Download Full Text (1.6 MB)


Many view Hildegard of Bingen as one of the most important female theologians of the 12th century, and her writing and sphere of influence is remarkable considering her gender. Many scholars, like Barbara Newman, Caroline Walker Bynum, and Carolyn Worman Sur, agree that Hildegard’s portrayals of God in Scivias are distinctly feminine. Scholars like Karma Lochrie, Sheryl Chen, and Flora Lewis have written on Christ’s wound as a metaphor for the womb or vulva. Yet what scholars don’t seem to focus on, as Lochrie writes in “Mystical Acts, Queer Tendencies,” is the ways that the work of many female mystics in the 12th and 13th centuries falls outside of modern conventions of normal gender and sexuality. According to Lochrie, there exists a false “master narrative” which presents mystical interactions with God as indefinitely heterosexual and sometimes even ignores or twists evidence to fit this narrative. I claim that one could consider Hildegard’s visions in Scivias “queer” due to: her focus on the physicality and femininity of Christ through the figure of Caritas, the distortion of sexual gender norms through the feminization of Christ, and the conflation of pain with love and with the female body through maternal and/or erotic metaphors. By examining the text and illustrations of Scivias and the relevant research, I explore Hildegard’s feminine depictions of God in relation to sapiental tradition, courtly love and “love noir,” and the writings of female mystics in the 12th and 13th centuries. By examining Hildegard’s work in these ways, I have found elements that defy convention and the master narrative and that may further our understanding of female mystical sexuality in the high Middle Ages.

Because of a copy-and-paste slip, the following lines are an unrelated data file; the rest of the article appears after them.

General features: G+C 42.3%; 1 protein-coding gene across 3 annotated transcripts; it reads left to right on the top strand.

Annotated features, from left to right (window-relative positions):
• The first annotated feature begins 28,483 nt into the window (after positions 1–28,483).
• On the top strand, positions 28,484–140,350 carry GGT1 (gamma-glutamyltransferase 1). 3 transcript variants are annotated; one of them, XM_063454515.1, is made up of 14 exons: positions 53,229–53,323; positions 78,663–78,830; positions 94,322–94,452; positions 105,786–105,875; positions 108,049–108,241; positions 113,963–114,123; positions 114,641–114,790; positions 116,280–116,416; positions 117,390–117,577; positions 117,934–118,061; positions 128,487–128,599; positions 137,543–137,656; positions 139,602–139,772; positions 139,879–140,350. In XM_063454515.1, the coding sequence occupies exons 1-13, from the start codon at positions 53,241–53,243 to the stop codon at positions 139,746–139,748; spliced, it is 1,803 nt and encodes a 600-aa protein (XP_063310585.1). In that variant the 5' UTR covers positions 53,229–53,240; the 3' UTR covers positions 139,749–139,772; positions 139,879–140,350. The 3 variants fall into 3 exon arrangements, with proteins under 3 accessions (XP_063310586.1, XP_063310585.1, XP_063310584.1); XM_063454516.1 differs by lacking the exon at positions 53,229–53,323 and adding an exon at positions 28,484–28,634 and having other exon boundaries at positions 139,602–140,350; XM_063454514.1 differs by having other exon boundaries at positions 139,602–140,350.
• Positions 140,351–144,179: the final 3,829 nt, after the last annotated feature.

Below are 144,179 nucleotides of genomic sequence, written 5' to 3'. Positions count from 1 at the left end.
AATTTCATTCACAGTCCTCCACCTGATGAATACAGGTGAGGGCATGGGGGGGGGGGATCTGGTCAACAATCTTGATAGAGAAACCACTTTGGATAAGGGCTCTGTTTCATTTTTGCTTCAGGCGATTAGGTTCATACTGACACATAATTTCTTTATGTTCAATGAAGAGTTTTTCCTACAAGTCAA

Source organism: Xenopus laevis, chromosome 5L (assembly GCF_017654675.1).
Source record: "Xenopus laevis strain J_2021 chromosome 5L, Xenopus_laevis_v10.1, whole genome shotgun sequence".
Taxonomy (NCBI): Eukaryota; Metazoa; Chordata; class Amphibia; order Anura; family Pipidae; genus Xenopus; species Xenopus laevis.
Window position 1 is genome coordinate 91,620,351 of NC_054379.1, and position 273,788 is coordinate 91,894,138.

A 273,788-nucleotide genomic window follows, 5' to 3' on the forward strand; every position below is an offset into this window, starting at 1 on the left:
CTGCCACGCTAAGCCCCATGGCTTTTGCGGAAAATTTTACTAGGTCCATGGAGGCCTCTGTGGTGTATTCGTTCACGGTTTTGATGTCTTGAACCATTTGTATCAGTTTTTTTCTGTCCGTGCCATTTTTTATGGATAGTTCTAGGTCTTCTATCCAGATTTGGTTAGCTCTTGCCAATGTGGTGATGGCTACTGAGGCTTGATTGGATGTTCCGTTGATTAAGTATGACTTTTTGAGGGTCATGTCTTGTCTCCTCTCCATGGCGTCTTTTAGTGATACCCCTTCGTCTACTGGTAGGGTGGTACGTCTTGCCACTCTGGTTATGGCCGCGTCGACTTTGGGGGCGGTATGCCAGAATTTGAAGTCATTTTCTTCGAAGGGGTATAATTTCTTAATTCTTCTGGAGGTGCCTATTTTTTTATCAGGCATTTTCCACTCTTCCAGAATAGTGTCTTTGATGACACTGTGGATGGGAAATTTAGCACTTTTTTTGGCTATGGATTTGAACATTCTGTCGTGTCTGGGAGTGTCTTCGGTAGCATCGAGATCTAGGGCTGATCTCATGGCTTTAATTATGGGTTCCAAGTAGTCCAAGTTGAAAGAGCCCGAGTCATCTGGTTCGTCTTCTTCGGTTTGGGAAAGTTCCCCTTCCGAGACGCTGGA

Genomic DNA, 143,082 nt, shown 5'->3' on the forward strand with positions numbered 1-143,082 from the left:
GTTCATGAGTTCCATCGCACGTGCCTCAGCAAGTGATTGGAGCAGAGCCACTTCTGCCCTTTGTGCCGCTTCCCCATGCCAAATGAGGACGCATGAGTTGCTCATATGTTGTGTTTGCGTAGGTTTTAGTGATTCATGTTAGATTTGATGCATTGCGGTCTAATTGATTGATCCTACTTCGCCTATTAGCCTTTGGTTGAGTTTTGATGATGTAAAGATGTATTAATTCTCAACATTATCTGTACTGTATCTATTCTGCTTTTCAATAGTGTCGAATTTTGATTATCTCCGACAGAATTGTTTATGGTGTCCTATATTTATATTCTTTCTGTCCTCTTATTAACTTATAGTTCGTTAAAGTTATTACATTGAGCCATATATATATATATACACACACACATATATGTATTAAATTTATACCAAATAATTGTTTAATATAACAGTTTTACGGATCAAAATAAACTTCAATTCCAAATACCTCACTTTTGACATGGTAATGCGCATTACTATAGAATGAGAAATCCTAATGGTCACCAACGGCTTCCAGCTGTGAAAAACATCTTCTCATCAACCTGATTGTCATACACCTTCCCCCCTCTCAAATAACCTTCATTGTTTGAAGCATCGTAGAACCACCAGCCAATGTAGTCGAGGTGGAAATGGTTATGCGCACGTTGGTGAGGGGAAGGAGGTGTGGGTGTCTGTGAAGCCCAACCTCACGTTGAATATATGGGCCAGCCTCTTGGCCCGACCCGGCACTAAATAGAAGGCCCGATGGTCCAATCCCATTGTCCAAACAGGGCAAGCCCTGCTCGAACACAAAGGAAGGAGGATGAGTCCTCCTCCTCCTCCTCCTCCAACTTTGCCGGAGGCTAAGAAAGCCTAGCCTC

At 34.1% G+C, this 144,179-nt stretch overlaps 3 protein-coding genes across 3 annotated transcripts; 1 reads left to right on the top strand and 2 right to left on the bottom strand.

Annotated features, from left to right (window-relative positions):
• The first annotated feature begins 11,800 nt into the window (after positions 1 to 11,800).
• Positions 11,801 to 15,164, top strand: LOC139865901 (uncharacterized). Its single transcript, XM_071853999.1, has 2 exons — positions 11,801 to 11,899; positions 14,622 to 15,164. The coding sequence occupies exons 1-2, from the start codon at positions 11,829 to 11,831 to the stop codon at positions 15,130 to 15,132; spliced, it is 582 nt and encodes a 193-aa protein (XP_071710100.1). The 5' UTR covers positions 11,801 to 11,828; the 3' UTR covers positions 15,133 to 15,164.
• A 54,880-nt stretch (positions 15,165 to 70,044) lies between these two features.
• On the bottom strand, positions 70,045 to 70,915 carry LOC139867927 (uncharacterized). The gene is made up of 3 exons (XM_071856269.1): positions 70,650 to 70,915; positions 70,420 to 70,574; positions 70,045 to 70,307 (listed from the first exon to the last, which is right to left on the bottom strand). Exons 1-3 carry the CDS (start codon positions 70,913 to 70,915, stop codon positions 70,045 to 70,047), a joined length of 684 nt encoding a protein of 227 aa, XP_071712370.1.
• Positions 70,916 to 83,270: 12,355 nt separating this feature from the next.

Publication Date



hildegard of bingen, scivias, 12th century, lgbt, queer, medieval art


Ancient, Medieval, Renaissance and Baroque Art and Architecture | Lesbian, Gay, Bisexual, and Transgender Studies

Current Academic Year


Faculty Advisor/Mentor

Mary C. Boyes


© The Author(s)

Queer Mysticism in the High Middle Ages: Pain, Love, Earth, and the Female Body in the Illustrations of Hildegard of Bingen’s Scivias